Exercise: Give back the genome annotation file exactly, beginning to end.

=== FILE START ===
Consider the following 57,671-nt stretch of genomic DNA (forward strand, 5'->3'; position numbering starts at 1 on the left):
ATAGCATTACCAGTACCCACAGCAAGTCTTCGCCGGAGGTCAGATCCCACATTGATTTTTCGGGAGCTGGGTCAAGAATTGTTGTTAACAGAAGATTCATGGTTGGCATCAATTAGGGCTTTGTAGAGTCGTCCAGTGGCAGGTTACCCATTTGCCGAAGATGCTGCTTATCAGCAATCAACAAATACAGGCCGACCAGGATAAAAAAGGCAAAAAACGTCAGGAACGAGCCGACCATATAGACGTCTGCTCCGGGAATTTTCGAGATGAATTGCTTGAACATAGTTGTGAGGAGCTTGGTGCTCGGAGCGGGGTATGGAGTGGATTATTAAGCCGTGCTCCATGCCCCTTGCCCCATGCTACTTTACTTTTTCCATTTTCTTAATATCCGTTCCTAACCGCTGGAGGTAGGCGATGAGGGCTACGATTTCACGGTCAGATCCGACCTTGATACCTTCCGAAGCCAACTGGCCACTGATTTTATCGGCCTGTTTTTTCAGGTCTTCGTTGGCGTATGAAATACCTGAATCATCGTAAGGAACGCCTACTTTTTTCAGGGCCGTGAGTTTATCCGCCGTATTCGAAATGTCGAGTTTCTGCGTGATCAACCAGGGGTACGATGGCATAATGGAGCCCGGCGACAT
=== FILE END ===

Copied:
Consider the following 57,671-nt stretch of genomic DNA (forward strand, 5'->3'; position numbering starts at 1 on the left):
ATAGCATTACCAGTACCCACAGCAAGTCTTCGCCGGAGGTCAGATCCCACATTGATTTTTCGGGAGCTGGGTCAAGAATTGTTGTTAACAGAAGATTCATGGTTGGCATCAATTAGGGCTTTGTAGAGTCGTCCAGTGGCAGGTTACCCATTTGCCGAAGATGCTGCTTATCAGCAATCAACAAATACAGGCCGACCAGGATAAAAAAGGCAAAAAACGTCAGGAACGAGCCGACCATATAGACGTCTGCTCCGGGAATTTTCGAGATGAATTGCTTGAACATAGTTGTGAGGAGCTTGGTGCTCGGAGCGGGGTATGGAGTGGATTATTAAGCCGTGCTCCATGCCCCTTGCCCCATGCTACTTTACTTTTTCCATTTTCTTAATATCCGTTCCTAACCGCTGGAGGTAGGCGATGAGGGCTACGATTTCACGGTCAGATCCGACCTTGATACCTTCCGAAGCCAACTGGCCACTGATTTTATCGGCCTGTTTTTTCAGGTCTTCGTTGGCGTATGAAATACCTGAATCATCGTAAGGAACGCCTACTTTTTTCAGGGCCGTGAGTTTATCCGCCGTATTCGAAATGTCGAGTTTCTGCGTGATCAACCAGGGGTACGATGGCATAATGGAGCCCGGCGACAT